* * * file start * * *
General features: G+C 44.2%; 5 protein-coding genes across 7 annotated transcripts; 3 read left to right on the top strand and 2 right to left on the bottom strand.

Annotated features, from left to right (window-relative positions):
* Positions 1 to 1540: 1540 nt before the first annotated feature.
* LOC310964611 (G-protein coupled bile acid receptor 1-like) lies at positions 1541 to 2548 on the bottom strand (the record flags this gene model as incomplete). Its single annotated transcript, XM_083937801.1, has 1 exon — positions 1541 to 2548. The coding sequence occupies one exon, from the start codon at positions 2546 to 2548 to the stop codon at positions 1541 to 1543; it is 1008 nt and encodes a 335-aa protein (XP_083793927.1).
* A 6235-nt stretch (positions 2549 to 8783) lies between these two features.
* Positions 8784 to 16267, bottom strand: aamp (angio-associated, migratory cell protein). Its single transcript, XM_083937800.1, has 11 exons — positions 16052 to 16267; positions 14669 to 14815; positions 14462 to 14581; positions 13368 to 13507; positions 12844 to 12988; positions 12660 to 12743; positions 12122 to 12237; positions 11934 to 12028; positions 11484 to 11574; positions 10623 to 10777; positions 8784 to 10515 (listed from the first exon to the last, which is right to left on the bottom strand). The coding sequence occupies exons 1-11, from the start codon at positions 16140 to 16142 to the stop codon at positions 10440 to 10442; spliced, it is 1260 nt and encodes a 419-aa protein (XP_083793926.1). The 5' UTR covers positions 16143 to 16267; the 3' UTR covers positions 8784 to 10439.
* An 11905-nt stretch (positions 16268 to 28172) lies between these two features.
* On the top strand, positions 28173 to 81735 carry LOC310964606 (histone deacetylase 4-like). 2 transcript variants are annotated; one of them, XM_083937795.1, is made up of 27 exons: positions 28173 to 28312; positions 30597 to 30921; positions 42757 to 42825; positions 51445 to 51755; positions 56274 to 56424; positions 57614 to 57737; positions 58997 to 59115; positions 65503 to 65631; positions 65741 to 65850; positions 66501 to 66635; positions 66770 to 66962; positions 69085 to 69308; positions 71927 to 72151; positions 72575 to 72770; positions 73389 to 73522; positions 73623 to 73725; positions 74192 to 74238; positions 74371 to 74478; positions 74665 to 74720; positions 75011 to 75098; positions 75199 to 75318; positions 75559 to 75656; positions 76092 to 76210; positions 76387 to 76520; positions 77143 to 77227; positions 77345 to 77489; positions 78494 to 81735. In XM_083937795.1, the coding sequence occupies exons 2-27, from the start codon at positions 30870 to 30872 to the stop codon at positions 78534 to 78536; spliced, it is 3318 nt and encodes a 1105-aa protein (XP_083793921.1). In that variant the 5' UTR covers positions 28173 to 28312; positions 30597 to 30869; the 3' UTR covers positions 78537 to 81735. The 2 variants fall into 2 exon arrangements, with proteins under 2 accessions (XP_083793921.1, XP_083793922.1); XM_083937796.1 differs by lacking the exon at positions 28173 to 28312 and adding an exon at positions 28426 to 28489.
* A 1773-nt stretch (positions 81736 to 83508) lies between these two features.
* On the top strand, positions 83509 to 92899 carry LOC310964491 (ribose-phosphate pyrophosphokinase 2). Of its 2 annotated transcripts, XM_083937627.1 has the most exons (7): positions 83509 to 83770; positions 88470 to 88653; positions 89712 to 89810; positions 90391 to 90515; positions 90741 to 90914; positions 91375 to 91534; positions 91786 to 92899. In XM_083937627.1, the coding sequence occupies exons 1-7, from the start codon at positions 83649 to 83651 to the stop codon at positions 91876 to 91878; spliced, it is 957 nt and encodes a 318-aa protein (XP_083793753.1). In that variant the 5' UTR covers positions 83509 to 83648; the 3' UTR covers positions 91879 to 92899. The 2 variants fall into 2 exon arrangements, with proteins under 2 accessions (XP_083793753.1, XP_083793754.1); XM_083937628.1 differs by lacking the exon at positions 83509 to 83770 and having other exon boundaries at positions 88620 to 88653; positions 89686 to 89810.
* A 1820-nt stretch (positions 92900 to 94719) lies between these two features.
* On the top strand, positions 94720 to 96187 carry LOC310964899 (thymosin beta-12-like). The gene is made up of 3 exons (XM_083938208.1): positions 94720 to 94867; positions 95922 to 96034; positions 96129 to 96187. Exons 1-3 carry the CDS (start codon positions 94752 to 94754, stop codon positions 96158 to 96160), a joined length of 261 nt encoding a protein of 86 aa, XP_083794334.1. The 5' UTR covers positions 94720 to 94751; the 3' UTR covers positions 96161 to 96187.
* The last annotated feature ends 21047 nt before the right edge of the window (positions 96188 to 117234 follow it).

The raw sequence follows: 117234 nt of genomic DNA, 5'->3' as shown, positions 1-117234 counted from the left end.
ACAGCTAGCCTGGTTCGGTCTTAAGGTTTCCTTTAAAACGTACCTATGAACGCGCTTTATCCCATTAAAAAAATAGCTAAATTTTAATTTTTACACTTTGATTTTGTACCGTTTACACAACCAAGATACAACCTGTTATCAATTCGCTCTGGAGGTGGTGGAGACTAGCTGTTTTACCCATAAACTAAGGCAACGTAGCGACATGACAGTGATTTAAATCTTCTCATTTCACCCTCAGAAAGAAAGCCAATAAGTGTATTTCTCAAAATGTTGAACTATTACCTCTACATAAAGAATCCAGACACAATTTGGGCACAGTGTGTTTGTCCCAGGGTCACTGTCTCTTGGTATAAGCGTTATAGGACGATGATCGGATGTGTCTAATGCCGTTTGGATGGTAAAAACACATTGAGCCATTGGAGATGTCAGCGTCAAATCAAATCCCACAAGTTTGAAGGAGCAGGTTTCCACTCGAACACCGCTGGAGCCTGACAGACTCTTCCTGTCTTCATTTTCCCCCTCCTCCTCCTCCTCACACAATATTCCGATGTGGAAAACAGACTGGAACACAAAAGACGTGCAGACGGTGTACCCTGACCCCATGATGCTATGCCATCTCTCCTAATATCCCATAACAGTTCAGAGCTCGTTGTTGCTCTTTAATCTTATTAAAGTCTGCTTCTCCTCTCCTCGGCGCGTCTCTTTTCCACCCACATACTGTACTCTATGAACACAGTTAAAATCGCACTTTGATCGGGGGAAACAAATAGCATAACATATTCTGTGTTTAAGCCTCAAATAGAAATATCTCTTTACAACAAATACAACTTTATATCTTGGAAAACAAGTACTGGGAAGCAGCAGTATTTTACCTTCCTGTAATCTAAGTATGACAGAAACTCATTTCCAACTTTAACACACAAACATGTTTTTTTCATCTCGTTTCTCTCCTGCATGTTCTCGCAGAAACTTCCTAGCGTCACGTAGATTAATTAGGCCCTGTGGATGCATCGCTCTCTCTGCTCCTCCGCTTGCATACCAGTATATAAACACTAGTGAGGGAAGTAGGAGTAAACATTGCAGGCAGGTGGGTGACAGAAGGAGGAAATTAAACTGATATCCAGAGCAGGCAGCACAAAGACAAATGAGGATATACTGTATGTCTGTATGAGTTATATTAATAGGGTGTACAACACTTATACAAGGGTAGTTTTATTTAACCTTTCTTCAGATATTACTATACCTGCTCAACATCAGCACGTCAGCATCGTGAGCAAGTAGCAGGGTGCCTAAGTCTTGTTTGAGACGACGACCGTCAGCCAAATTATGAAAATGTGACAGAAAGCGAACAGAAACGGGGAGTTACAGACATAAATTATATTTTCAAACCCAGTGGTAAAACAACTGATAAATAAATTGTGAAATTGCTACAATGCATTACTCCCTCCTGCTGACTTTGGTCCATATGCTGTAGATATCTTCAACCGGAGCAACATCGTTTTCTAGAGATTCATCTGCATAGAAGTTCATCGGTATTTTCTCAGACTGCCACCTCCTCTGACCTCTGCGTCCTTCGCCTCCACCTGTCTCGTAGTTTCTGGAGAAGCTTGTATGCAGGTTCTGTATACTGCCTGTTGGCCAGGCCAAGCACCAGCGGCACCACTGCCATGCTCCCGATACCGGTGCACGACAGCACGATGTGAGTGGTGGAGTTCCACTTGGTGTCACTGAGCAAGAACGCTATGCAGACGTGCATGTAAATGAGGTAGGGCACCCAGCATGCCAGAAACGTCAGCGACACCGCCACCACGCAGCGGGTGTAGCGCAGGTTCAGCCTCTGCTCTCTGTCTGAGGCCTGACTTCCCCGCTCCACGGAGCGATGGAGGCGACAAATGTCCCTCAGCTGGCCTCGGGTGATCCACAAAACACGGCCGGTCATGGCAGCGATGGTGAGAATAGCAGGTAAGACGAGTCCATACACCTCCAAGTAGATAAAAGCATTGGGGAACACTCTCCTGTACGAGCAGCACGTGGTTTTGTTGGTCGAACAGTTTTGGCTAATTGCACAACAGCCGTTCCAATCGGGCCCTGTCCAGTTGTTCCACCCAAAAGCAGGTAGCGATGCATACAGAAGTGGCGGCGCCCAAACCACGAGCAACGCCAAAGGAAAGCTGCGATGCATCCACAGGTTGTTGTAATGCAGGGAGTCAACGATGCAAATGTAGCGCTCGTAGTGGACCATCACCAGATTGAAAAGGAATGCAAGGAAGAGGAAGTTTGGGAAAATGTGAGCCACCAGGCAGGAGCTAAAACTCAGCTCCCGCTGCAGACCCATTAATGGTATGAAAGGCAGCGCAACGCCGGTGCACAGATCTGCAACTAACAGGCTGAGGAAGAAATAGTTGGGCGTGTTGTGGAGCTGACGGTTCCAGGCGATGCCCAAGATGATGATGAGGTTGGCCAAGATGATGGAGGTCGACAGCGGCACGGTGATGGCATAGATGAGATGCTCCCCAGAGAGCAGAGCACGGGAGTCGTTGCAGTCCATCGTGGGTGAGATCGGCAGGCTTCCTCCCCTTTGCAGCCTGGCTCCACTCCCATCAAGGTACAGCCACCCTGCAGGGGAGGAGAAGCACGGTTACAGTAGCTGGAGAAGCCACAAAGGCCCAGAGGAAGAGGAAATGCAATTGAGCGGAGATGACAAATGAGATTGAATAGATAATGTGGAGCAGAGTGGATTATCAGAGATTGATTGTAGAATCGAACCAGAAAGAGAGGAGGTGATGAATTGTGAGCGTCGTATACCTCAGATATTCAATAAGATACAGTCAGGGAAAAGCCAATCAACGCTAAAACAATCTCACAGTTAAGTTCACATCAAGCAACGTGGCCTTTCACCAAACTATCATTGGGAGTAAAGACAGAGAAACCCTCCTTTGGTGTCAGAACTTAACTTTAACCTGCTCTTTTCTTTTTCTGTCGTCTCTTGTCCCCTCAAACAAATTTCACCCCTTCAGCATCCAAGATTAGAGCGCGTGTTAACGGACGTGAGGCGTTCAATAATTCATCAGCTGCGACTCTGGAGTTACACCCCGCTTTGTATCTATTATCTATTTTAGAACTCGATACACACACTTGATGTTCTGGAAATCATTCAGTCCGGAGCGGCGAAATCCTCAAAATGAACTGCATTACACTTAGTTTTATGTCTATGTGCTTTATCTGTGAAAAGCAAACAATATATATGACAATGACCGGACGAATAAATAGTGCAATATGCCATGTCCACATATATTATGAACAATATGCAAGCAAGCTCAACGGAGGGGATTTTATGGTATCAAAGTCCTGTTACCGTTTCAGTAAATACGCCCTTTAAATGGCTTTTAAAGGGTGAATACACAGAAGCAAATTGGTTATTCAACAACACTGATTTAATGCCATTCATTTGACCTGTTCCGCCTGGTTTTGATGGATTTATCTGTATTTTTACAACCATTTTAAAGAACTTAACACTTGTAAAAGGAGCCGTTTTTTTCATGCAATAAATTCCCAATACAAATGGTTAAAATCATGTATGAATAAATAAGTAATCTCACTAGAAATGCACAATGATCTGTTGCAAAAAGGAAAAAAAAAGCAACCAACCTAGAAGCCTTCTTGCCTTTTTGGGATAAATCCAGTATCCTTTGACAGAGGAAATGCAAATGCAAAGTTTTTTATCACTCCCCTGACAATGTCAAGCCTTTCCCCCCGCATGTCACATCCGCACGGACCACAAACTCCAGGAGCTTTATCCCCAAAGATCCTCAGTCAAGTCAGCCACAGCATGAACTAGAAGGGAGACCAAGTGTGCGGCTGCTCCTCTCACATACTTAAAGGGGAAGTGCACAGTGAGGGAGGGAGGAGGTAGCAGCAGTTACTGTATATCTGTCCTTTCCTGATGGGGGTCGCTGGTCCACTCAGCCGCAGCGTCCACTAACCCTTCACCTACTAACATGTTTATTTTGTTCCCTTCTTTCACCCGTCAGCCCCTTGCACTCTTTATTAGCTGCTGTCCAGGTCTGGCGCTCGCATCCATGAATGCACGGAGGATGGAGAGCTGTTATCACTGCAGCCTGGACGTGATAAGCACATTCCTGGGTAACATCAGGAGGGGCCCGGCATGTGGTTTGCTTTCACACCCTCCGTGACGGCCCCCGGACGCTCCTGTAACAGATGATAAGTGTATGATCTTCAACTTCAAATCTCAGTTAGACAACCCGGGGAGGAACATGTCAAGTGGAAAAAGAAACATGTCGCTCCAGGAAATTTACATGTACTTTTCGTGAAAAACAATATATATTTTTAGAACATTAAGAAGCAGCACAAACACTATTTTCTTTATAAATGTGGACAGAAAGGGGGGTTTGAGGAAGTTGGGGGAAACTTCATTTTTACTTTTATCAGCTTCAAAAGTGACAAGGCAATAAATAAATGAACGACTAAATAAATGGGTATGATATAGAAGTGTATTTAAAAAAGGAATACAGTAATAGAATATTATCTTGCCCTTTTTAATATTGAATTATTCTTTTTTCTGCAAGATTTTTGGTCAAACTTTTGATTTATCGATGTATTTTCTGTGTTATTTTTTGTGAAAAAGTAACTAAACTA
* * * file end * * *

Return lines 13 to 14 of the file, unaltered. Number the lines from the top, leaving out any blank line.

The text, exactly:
* The last annotated feature ends 21047 nt before the right edge of the window (positions 96188 to 117234 follow it).

The raw sequence follows: 117234 nt of genomic DNA, 5'->3' as shown, positions 1-117234 counted from the left end.